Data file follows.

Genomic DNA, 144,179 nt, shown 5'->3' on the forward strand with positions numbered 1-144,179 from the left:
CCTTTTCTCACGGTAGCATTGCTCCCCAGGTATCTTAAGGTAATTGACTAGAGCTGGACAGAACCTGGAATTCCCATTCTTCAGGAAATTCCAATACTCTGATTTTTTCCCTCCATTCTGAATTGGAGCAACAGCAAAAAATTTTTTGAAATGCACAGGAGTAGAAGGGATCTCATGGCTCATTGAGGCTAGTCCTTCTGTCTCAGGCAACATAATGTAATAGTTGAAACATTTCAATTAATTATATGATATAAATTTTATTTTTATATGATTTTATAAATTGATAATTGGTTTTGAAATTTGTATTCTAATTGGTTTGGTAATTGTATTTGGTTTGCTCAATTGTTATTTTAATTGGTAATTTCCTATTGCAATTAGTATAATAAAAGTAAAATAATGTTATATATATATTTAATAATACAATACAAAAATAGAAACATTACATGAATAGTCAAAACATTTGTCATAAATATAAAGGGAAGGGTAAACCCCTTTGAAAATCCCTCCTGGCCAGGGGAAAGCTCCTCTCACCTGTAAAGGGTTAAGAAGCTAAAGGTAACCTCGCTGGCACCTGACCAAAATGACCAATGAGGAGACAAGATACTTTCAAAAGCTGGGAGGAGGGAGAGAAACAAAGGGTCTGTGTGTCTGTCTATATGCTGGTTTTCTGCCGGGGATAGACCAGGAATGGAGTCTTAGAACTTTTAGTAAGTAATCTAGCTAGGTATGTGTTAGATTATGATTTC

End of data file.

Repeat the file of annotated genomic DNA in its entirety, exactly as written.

Genomic DNA, 144,179 nt, shown 5'->3' on the forward strand with positions numbered 1-144,179 from the left:
CCTTTTCTCACGGTAGCATTGCTCCCCAGGTATCTTAAGGTAATTGACTAGAGCTGGACAGAACCTGGAATTCCCATTCTTCAGGAAATTCCAATACTCTGATTTTTTCCCTCCATTCTGAATTGGAGCAACAGCAAAAAATTTTTTGAAATGCACAGGAGTAGAAGGGATCTCATGGCTCATTGAGGCTAGTCCTTCTGTCTCAGGCAACATAATGTAATAGTTGAAACATTTCAATTAATTATATGATATAAATTTTATTTTTATATGATTTTATAAATTGATAATTGGTTTTGAAATTTGTATTCTAATTGGTTTGGTAATTGTATTTGGTTTGCTCAATTGTTATTTTAATTGGTAATTTCCTATTGCAATTAGTATAATAAAAGTAAAATAATGTTATATATATATTTAATAATACAATACAAAAATAGAAACATTACATGAATAGTCAAAACATTTGTCATAAATATAAAGGGAAGGGTAAACCCCTTTGAAAATCCCTCCTGGCCAGGGGAAAGCTCCTCTCACCTGTAAAGGGTTAAGAAGCTAAAGGTAACCTCGCTGGCACCTGACCAAAATGACCAATGAGGAGACAAGATACTTTCAAAAGCTGGGAGGAGGGAGAGAAACAAAGGGTCTGTGTGTCTGTCTATATGCTGGTTTTCTGCCGGGGATAGACCAGGAATGGAGTCTTAGAACTTTTAGTAAGTAATCTAGCTAGGTATGTGTTAGATTATGATTTC